Friday, June 22, 2012

Skin Deep

Lightning, Jade, April, Zoe, Nariko...just naming some of those rare fresh faced 21st century female protagonists to appear in the world of video games. Sadly, none of them did particularly well as far as selling games go. Hence the reason most marketing departments demand that the main character be a 30 something short-haired white males. Not that this is unusual or anything. Movies and TV tend to strongly favor similar leads. "Doomed to be the sexy" seems to be a common complaint brought up now and then with female video game characters as well. Yes, I agree that throwing in a pair of tits is a sleazy (and all too often used) way to try and sell more copies of an otherwise crap game. No, I don't agree that it's necessarily unfair that heroines in games look beautiful while their hero counterparts are often depicted as short, fat, ugly etc. One could argue that the mildly unattractive Mario paired up with Princess Peach is symbolic of the huge amounts of effort some males go through just to get (and keep) an exceptionally hot girlfriend. Honestly though I think arguing about appearances in video games is an overly shallow viewpoint to take.

The upcoming Tomb Raider game has taken a lot of flack for it's depictions of violence against women, as well as strong hints at rape culture. Every time I hear this kind of claim I find myself thinking that the originator's sense of scale might be off or at the very least they didn't study much world history. Pre-modern first world society was (and still is) a bad deal all around for both men and women. Do you think all those ancient torture devices were just for show? Racks and Brazen Bulls have been around since antiquity. Certain forms of legally enforced mutilation such as "crucifixion" and "drawing-and-quartering" were used so extensively that they had their own terminology. Castration for the purposes of making eunuchs was also common in many parts of the world. Records from the Ottoman Empire indicate that only 1 in 10 boys recovered from the procedure. Yet in popular media this violence against men is often depicted as a joke. I could go on, but it's a divergent topic, back to video games!

Rather than nitpick over the details of physical appearance I'd much rather see titles that explore gender themes and the social aspects of relationships such as marriage and having children. Very rarely are these fundamental parts of humanity given any attention in gaming. Even in warrior dominated societies weddings and the production of heirs was extremely important for political reasons if nothing else. Only a handful of obscure Japanese titles have even tried to delve into this territory to any degree though. Worse yet one of the most recent entries brought over to the west, Record of Agarest War, suffered from pandering fan service and poorly implemented gameplay. I'd love to see a game which has procedural generated offspring based on the (possibly customized) appearance of the parents. Multi-generational stories are also something sorely neglected by developers and storytellers in general.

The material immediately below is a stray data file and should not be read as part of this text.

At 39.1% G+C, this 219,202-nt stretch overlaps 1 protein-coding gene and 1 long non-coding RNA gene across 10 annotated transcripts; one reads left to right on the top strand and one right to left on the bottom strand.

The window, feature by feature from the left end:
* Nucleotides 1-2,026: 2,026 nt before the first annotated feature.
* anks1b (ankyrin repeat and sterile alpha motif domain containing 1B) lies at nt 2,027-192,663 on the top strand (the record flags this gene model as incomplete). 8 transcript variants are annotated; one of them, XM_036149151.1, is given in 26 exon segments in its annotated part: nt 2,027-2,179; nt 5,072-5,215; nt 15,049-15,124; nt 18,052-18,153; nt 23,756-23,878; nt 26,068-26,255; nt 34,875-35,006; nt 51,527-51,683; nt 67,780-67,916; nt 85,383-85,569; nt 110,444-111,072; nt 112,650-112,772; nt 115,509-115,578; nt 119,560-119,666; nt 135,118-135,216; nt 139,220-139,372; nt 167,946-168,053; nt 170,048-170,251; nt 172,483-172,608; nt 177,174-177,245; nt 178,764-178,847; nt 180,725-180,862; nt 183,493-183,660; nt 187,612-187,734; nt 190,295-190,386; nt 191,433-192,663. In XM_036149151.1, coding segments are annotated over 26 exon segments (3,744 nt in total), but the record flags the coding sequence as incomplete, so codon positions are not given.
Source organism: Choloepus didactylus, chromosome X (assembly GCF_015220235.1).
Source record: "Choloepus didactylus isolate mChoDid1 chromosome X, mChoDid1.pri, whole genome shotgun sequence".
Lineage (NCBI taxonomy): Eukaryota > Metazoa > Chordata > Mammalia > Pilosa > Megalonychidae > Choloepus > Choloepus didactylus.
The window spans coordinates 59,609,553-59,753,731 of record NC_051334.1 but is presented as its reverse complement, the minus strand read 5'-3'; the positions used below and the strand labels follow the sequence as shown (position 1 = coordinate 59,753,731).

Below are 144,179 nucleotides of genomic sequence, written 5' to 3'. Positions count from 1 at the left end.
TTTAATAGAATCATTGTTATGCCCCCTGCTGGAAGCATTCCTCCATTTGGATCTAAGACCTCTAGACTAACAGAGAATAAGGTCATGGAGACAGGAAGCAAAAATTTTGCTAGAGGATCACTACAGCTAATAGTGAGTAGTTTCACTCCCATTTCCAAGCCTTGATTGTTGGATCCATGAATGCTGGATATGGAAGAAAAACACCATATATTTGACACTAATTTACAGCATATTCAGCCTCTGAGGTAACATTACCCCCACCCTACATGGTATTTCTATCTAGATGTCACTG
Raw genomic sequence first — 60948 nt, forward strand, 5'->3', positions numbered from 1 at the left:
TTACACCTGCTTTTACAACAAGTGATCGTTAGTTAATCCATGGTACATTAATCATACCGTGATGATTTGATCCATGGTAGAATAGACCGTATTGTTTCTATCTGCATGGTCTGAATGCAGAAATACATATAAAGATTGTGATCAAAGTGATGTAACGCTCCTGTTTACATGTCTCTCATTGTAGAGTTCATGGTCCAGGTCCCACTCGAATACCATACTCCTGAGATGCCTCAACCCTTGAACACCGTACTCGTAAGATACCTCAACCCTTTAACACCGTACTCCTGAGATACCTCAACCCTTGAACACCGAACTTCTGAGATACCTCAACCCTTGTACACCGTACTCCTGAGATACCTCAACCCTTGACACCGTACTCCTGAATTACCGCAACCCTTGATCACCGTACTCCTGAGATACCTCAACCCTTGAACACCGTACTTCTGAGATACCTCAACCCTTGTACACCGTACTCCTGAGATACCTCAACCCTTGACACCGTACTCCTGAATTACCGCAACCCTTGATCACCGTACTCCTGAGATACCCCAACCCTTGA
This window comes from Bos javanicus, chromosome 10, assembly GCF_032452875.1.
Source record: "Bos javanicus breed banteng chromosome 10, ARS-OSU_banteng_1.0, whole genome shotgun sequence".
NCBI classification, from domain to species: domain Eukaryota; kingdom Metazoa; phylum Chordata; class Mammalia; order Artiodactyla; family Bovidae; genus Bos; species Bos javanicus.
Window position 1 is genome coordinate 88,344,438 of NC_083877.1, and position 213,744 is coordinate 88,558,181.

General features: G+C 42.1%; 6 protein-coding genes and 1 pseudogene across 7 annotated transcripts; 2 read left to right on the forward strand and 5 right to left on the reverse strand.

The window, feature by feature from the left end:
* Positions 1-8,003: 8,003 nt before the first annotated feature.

Sorry if this is a bit rambling...I'll try to finish with a focused conclusion. The video game industry does need to grow up with regards to it's handling of human sexuality, but from were I sit I'm not seeing a lot of ideas being tossed out there. Instead forums and message boards typically get filled up with petty arguments over hip, waist and bust ratios or more annoyingly whether Fat Princess is objectively offensive to people with weight issues or not. Quit being so vain people and focus on the stuff that matters!

1 comment:

  1. Most people who buy video games are 30 something short-haired white males. People make products for their customers. the book series Twilight made money, not because it was a great book, but because it was targeted at teenage girls (the primary book reader now days). Until women or old people play video games (or kids have enough money to buy a $60 video game) the majority of game will be targeted towards 30 something short-haired white males.

    As for the relationship that the main protagonist has with the main female character, it mimics the typical relationship status that the 30 something short-haired white male who bought the games has (dating). Married people often don't play video games, or if they do they are not the typical big sellers. Single males usually don't want to see marriage in a video game because they can't relate to it.

    In order for video games to change the type of person who buys them needs to change :(